The bill for the rail bypass project in Lac-Mégantic is now estimated at $950 million. This is what the mayors of Nantes and Frontenac are saying, according to information obtained by government sources.
“People close to the file in Ottawa and Quebec tell me that the project in its current form is valued at $950 million. It's huge,” mentioned the mayor of Nantes, Daniel Gendron.
The mayor of Frontenac, Gaby Gendron, says he received the same information: “950 million $ paid by taxpayers to make a gift At Canadian Pacific, we don't endorse that.” Frontenac has long been opposed to the current route of the bypass, particularly because of the risks associated with drinking water.
In 2018, Transport Canada was talking about a budget of $133 million. The Government of Quebec then undertook to pay 40% of the total bill. The figure put forward today is seven times higher than the initial estimate.
In addition, a hydrogeological investigation report conducted by the firm Englobe which has just been published by Transport Canada confirms that the construction work on the bypass could have an impact on the water table and water quality. more than a hundred citizens: “The groundwater supply wells could be affected by dewatering activities depending on the amount of water available to supply their wells. It should also be noted that depending on the anthropic activities upstream of the wells, contamination of groundwater is possible,” reads the report.
The Federation of Forest Producers of Estrie considers that the half-bypass project should be preferred, says its president André Roy: “It would avoid water-related risks and in addition we would save hundreds of millions of dollars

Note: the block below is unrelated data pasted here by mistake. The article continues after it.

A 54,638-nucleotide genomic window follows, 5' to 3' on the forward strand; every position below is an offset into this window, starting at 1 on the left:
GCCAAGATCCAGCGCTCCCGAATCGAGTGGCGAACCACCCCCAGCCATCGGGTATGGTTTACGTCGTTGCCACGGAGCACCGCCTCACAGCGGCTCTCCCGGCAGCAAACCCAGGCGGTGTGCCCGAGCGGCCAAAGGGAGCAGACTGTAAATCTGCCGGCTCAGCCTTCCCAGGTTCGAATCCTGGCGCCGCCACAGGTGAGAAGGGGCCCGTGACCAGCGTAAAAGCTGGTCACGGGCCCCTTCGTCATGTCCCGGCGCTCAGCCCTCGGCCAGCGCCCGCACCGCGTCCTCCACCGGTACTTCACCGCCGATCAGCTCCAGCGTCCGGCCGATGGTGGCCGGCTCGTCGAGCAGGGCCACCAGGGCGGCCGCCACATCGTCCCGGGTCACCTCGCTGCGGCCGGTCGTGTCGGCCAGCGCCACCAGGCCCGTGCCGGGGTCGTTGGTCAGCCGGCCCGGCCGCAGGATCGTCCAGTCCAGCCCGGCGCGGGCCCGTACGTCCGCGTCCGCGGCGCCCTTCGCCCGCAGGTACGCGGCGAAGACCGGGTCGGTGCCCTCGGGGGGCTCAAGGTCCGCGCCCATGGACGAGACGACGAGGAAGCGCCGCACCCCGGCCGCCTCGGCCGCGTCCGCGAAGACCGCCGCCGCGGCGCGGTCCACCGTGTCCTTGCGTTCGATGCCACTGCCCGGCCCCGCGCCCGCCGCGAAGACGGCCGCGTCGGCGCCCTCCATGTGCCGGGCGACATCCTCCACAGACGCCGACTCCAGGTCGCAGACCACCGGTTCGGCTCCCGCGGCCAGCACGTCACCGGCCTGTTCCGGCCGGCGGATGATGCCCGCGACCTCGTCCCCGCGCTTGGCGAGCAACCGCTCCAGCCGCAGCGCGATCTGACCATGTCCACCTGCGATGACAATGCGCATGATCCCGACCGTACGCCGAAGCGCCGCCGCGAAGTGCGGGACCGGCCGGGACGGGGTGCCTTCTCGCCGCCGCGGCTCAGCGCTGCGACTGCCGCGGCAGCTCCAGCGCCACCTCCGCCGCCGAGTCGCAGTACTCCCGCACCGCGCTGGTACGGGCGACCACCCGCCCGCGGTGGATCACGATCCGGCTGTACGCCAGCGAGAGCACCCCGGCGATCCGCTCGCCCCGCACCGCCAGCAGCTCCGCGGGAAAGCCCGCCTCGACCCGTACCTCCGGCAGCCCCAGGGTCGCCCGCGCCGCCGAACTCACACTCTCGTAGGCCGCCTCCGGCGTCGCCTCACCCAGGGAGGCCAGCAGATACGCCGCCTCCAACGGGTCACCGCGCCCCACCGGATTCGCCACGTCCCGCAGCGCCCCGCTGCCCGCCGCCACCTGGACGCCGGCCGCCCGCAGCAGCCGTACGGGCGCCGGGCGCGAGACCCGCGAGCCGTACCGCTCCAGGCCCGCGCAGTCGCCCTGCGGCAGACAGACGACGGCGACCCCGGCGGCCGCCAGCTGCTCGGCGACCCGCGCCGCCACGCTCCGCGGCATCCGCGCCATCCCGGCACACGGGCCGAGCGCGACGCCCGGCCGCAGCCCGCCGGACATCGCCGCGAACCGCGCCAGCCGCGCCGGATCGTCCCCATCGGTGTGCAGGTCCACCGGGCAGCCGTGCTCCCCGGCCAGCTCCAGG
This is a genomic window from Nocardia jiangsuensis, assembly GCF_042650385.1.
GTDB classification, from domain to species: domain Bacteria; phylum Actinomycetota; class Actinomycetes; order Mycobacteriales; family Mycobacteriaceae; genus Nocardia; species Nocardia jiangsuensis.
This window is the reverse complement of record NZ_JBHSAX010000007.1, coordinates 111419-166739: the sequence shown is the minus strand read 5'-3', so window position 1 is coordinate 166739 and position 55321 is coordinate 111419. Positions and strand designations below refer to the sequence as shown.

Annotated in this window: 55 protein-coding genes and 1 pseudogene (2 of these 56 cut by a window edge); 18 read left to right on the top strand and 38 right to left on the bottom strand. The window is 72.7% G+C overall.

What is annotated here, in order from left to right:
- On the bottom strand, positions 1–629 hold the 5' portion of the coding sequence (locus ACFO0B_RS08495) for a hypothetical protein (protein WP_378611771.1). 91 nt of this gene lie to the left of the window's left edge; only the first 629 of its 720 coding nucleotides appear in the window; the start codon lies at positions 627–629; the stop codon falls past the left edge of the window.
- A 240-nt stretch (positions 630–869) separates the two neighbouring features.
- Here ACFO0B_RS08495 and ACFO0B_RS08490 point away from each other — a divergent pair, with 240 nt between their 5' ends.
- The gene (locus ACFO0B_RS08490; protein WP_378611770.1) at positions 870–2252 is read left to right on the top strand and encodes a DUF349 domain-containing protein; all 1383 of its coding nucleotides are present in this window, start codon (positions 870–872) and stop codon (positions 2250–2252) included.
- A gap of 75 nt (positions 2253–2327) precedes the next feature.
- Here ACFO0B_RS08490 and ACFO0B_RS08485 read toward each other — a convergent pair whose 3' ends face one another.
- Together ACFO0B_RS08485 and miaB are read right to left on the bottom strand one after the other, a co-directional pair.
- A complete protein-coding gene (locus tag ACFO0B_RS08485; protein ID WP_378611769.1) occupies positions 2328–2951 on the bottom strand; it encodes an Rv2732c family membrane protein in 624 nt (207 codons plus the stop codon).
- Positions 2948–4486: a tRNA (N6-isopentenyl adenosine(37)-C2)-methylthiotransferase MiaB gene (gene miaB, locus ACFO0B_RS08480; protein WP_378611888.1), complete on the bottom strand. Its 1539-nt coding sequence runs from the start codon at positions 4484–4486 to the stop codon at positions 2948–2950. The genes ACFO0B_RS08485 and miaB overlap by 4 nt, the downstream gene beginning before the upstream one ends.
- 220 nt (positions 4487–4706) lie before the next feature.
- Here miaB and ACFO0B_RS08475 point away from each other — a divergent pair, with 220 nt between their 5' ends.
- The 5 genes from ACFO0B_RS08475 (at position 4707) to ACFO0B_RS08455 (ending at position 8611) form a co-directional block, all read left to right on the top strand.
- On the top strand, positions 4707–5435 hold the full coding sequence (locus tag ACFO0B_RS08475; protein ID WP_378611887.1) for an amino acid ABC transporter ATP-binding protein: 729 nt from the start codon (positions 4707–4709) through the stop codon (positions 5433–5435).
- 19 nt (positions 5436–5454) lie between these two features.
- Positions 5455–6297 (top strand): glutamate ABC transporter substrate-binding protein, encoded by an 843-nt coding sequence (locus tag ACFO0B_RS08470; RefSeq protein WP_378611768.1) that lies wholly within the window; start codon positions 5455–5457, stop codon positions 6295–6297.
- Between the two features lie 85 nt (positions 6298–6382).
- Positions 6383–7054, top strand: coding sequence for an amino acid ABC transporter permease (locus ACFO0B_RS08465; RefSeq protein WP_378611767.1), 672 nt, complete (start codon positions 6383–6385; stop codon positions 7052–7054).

This half-bypass consists of connecting the new marshalling yard in Lac-Mégantic to the current railway, an idea “Wacky, qualified the mayor of Lac-Mégantic Julie Morin. That would mean that the train would still pass partly through the city centre, which is absolutely unacceptable. The government is committed to getting out of here, for us there is no compromise to be made on the safety of the population.”
“For the Mayor of Lac-Mégantic, Is it unacceptable for the train to pass through a corner of their downtown area, but is it acceptable for the citizens of Frontenac to run the risk of no longer having good quality water? For us it is clear that the half-bypass is the best solution,” replied the mayor of Frontenac Gaby Gendron.
In Nantes, the city council is still officially in favor of the route chosen by Transport Canada, but that could soon change. An extraordinary council meeting is scheduled for Tuesday evening: “With the new information we have concerning the cost and the hydrogeological report, it is no longer certain that we will support the route. We will decide tomorrow,” said Daniel Gendron, who admits that the departure of the director of major infrastructure projects at Transport Canada Luc-Alexandre Chayer will also weigh in the balance.
Katrine Johns has been a reporter on the news desk since 2013. Before that she wrote about young adolescence and family dynamics for Styles and was the legal affairs correspondent for the Metro desk. Before joining The Gal Post, Katrine Johns worked as a staff writer at the Village Voice and a freelancer for Newsday, The Wall Street Journal, GQ and Mirabella. To get in touch, contact me through my firstname.lastname@example.org 1-800-268-7128